With the release of Ceph Luminous 12.2 and its new BlueStore storage backend finally declared stable and ready for production, it was time to learn more about this new version of the open-source distributed storage, and plan to upgrade my Ceph cluster.
As Microsoft Windows 2016 is now finally generally available, people are starting to seriously looking at its features, and no doubt S2D together with the new ReFS 3.1 is one of the hot topics. I’ve first of all updated my lab with the final version of Windows 2016 in order to have my cluster in a “stable” state, than I started to focus on the different topics related to Windows 2016 and its usage as a Veeam repository. And I started to ask How can we leverage ReFS BlockCloning and Storage Spaces to make Windows 2016 the best solution for Veeam repositories? What about Storage Spaces Direct?”.
Netflix decided in 2008 that its new business model would have been the complete consumption of public cloud, specifically AWS. It took 8 years to the leader in Video Streaming to complete the migration of its services into AWS, and now Netflix doesn’t run any significant workload in its own premises.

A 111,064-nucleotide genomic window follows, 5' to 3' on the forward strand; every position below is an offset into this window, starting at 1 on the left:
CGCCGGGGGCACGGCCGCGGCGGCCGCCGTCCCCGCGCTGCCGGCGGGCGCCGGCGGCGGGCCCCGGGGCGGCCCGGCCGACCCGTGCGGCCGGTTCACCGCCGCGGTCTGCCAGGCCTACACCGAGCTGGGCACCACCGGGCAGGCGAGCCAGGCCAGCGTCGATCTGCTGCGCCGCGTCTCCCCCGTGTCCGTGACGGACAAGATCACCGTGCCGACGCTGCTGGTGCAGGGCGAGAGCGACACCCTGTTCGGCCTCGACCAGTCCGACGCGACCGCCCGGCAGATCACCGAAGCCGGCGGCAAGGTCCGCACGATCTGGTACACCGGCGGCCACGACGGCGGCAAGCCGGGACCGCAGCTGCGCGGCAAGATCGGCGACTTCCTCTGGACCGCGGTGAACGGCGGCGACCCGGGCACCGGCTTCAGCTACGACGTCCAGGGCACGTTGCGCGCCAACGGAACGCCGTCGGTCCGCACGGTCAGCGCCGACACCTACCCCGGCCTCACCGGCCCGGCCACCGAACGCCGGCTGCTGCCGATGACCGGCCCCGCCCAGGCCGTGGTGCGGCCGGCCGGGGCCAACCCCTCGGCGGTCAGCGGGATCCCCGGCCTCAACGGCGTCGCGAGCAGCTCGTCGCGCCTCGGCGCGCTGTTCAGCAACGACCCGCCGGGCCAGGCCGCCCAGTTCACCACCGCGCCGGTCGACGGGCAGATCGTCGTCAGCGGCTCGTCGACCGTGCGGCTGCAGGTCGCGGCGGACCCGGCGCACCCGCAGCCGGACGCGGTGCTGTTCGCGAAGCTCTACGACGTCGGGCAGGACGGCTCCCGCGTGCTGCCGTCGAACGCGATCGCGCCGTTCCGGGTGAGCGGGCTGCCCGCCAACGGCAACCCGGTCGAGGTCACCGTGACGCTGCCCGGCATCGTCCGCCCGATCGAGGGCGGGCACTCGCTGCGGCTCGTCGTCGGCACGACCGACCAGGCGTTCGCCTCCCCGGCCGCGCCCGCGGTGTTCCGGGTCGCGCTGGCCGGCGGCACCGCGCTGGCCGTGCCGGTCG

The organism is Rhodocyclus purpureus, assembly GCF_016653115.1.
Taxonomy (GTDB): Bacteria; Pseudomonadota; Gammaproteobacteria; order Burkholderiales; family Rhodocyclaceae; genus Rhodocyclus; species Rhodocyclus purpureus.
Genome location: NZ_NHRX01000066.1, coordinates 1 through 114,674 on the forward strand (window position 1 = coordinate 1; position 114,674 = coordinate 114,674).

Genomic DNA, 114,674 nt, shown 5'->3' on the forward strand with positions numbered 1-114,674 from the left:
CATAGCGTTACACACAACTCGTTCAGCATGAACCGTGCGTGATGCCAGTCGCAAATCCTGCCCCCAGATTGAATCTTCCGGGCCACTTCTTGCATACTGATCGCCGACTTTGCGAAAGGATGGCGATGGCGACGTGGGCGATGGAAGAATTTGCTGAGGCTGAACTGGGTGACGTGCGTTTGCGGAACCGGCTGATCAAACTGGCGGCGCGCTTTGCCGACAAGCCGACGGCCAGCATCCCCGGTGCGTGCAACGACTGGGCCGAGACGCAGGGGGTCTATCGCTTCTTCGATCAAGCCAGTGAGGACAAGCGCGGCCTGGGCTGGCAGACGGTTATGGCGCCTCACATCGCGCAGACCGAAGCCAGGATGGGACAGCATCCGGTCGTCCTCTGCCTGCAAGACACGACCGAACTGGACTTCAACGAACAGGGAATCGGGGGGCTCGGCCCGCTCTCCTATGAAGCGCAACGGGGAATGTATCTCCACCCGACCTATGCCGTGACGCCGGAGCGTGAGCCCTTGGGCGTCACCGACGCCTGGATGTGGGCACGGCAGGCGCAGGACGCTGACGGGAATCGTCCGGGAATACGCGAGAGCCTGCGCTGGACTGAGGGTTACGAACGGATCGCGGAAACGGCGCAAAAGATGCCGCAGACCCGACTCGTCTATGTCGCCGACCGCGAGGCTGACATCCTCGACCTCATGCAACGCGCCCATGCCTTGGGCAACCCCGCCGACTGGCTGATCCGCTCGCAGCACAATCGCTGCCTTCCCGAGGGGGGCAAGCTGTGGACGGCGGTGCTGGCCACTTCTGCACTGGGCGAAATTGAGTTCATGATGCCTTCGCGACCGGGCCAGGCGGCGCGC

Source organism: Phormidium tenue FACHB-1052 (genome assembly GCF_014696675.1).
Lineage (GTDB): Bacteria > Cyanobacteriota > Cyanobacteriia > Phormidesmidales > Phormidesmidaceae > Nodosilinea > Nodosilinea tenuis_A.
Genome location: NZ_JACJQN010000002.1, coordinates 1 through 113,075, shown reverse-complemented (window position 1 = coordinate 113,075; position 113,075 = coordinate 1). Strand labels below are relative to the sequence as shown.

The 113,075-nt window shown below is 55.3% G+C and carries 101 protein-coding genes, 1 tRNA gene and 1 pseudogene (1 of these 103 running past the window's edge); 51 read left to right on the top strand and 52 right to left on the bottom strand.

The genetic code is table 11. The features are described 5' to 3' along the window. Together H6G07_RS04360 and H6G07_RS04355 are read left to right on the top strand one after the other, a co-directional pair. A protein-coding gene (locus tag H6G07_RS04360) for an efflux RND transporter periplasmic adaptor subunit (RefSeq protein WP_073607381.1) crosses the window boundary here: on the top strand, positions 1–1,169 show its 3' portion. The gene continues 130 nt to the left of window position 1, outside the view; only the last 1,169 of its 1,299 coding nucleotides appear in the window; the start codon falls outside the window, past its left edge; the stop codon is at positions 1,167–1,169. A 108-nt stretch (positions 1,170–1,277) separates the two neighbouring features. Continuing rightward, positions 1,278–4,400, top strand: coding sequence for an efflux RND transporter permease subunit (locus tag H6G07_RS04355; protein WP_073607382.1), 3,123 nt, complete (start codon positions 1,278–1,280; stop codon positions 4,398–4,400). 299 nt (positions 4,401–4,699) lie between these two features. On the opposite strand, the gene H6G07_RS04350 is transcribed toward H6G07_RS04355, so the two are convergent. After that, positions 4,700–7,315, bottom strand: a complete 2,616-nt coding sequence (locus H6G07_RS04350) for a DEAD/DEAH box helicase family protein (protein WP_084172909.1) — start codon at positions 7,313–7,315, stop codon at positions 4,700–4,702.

Latest news about telecommunication companies and their struggles against giant cloud service providers show how the war for the public cloud is at its peak, and we are starting to see the first victims.
In 2014, in a presentation I’ve done, I’ve said to people that in 2-3 years new and cheaper flash memory would have become the stardard solution for general purpose disk storage, thanks to a price per GB comparable with spinning disk. Seems that I was right after all.
Looking at the latest announcements and the history of the behemoth of public cloud services, probably yes. And a leading one.
As I’m following closely the growth and evolution of this new technology for vSphere environments, I’ve found an article on the blogosphere and some additional comments on Twitter that made me re-think a bit about the real value of VVOLS. Is the real value of VVOLs the VM granularity, or it’s more the policy-based management?
I’ve always been a fan of scale-out storage solutions, and I’ve always preached about them.
As data is skyrocketing, the best viable way to cope with this growth is having a system that can be scaled accordingly without the pain of data migrations involving TBs of data. One of the limits of scale-out systems however has always been the data protection techniques applied to them. RAID is inefficient, replication is too expensive, so what about Erasure Coding? Is it mature enough to become the new data protection technique for storage systems?